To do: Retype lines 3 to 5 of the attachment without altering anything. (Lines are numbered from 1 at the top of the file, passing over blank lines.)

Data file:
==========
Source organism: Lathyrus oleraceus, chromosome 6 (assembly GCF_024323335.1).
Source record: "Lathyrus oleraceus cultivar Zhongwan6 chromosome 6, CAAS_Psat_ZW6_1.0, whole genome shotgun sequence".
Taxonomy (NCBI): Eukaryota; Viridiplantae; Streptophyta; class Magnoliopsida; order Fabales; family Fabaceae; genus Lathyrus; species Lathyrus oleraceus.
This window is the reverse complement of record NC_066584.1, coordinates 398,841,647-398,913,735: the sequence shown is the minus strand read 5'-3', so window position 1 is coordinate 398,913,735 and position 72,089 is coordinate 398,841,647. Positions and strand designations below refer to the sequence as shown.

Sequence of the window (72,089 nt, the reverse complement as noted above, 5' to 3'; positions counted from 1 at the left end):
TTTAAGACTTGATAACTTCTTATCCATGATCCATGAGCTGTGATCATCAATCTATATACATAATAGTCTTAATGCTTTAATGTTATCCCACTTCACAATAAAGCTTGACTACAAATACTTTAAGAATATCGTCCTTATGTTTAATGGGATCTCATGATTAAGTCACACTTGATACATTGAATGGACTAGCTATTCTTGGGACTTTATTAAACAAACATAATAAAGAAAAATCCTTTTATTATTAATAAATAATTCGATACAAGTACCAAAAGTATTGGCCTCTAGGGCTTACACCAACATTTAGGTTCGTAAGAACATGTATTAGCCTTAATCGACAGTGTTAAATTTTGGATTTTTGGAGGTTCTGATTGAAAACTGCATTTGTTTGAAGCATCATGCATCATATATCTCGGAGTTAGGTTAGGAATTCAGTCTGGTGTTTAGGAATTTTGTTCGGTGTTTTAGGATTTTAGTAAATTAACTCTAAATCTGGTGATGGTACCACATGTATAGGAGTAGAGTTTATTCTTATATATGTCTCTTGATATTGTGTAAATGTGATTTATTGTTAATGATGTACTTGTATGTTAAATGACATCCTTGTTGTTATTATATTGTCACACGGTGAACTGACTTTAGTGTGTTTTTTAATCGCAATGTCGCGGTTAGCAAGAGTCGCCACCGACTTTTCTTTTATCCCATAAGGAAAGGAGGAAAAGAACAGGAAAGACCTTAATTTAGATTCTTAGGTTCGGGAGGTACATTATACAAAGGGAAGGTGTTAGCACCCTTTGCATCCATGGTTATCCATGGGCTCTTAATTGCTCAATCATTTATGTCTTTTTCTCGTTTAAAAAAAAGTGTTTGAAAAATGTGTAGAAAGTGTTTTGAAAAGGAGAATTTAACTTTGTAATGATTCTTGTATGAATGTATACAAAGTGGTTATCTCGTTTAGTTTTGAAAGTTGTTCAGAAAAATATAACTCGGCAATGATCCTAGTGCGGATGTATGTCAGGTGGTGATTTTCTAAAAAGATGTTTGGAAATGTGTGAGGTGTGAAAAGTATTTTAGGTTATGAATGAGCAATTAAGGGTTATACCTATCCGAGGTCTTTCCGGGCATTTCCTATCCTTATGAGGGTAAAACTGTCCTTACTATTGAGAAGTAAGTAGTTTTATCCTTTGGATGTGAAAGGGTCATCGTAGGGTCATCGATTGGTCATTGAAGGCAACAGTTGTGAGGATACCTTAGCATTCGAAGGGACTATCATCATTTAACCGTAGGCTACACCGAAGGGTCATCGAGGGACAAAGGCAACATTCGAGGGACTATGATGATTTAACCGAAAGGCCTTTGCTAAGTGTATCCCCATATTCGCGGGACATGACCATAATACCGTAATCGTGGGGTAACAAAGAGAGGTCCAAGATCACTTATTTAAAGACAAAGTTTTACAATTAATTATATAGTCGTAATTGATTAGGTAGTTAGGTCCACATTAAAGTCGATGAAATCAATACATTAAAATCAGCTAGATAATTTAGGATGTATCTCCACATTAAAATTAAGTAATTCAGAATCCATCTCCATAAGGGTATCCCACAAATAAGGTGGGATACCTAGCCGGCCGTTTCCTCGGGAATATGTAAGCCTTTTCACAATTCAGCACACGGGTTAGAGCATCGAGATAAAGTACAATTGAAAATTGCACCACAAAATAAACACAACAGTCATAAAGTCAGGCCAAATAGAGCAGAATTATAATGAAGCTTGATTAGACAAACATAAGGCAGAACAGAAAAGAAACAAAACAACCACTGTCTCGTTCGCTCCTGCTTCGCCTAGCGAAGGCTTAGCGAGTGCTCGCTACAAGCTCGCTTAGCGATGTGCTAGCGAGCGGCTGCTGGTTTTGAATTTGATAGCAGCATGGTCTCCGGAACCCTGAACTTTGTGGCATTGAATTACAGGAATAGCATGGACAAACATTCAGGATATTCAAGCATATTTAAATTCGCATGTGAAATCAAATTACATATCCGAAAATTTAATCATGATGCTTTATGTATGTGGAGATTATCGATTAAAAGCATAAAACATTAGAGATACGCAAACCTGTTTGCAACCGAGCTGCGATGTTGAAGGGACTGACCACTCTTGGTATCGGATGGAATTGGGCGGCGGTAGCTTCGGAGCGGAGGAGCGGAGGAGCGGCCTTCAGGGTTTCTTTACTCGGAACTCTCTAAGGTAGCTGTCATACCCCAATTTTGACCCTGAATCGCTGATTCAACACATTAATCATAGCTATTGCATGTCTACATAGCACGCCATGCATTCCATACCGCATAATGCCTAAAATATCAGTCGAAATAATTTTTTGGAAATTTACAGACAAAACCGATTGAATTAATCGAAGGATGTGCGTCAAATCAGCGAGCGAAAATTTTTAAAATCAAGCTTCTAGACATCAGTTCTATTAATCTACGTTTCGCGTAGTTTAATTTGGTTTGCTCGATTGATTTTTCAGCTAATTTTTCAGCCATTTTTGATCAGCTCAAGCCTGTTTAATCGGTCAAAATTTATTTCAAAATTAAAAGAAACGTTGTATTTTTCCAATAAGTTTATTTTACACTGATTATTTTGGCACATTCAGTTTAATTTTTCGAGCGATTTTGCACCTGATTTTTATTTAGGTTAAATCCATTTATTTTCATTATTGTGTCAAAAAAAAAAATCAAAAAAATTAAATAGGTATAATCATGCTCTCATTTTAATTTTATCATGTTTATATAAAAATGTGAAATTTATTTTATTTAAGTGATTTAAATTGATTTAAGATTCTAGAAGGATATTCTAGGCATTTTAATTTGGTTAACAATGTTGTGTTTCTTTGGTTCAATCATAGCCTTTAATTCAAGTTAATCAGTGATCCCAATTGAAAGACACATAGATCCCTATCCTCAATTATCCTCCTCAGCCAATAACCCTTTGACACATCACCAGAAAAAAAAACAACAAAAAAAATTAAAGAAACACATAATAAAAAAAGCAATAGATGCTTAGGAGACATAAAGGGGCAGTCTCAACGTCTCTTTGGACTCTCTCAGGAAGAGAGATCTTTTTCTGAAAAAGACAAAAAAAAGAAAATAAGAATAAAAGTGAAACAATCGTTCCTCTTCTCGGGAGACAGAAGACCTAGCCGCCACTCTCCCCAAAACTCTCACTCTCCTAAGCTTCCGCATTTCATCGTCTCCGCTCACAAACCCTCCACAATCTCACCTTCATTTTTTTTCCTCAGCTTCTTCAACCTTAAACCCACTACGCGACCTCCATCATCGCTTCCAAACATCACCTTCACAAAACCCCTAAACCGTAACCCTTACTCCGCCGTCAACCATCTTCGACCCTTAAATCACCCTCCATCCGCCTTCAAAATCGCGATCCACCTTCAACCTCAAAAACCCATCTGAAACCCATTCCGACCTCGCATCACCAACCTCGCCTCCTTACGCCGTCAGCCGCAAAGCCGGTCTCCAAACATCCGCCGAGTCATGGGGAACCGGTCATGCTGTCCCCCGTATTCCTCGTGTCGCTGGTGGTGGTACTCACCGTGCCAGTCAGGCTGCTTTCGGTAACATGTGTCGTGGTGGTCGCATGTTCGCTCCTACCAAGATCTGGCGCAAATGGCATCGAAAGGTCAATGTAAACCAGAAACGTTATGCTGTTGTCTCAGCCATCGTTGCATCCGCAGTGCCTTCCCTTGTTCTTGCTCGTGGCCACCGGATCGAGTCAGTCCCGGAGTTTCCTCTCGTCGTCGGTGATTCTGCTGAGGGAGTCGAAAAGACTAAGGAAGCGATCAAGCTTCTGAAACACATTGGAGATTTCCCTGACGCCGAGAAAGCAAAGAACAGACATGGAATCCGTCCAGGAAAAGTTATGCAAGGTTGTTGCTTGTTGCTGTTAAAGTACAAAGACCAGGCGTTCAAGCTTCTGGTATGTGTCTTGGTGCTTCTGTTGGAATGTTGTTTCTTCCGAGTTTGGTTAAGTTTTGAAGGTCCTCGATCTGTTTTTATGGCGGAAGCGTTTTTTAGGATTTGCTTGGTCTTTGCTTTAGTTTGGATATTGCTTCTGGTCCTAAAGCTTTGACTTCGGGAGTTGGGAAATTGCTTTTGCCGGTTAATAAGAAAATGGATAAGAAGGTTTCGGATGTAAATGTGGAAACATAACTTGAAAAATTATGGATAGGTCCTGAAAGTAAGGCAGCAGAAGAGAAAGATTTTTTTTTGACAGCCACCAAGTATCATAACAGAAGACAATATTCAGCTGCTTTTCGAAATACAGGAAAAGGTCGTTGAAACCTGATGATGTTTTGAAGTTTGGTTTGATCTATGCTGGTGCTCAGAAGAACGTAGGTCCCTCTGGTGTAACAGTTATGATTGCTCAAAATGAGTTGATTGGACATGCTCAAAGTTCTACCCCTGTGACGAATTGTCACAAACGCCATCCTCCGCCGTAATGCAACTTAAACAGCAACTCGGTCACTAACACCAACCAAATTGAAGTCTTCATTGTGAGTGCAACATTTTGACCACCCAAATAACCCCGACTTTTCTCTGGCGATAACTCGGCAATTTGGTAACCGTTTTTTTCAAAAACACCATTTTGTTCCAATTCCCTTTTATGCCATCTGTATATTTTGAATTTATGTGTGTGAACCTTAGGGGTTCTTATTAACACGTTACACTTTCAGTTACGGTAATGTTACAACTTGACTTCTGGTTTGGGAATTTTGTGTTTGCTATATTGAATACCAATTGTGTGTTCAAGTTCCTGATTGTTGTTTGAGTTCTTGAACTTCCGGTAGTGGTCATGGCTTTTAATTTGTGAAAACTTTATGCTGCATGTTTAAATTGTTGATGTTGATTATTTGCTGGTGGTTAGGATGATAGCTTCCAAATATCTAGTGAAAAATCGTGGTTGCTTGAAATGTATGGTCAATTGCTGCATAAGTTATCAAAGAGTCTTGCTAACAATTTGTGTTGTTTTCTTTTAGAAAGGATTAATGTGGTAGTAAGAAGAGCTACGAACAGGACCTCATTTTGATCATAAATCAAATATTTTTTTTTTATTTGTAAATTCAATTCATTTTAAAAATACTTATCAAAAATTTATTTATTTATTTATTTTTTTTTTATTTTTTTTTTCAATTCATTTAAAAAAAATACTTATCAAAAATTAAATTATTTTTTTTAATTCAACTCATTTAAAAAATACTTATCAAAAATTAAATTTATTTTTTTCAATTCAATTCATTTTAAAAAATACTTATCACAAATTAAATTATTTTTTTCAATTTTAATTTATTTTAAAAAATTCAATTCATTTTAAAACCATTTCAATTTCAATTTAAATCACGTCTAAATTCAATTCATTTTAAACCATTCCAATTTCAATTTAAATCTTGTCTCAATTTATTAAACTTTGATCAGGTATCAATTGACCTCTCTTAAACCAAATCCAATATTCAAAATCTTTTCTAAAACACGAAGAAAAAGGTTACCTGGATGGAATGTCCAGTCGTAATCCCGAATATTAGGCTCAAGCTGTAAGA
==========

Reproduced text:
Taxonomy (NCBI): Eukaryota; Viridiplantae; Streptophyta; class Magnoliopsida; order Fabales; family Fabaceae; genus Lathyrus; species Lathyrus oleraceus.
This window is the reverse complement of record NC_066584.1, coordinates 398,841,647-398,913,735: the sequence shown is the minus strand read 5'-3', so window position 1 is coordinate 398,913,735 and position 72,089 is coordinate 398,841,647. Positions and strand designations below refer to the sequence as shown.

Sequence of the window (72,089 nt, the reverse complement as noted above, 5' to 3'; positions counted from 1 at the left end):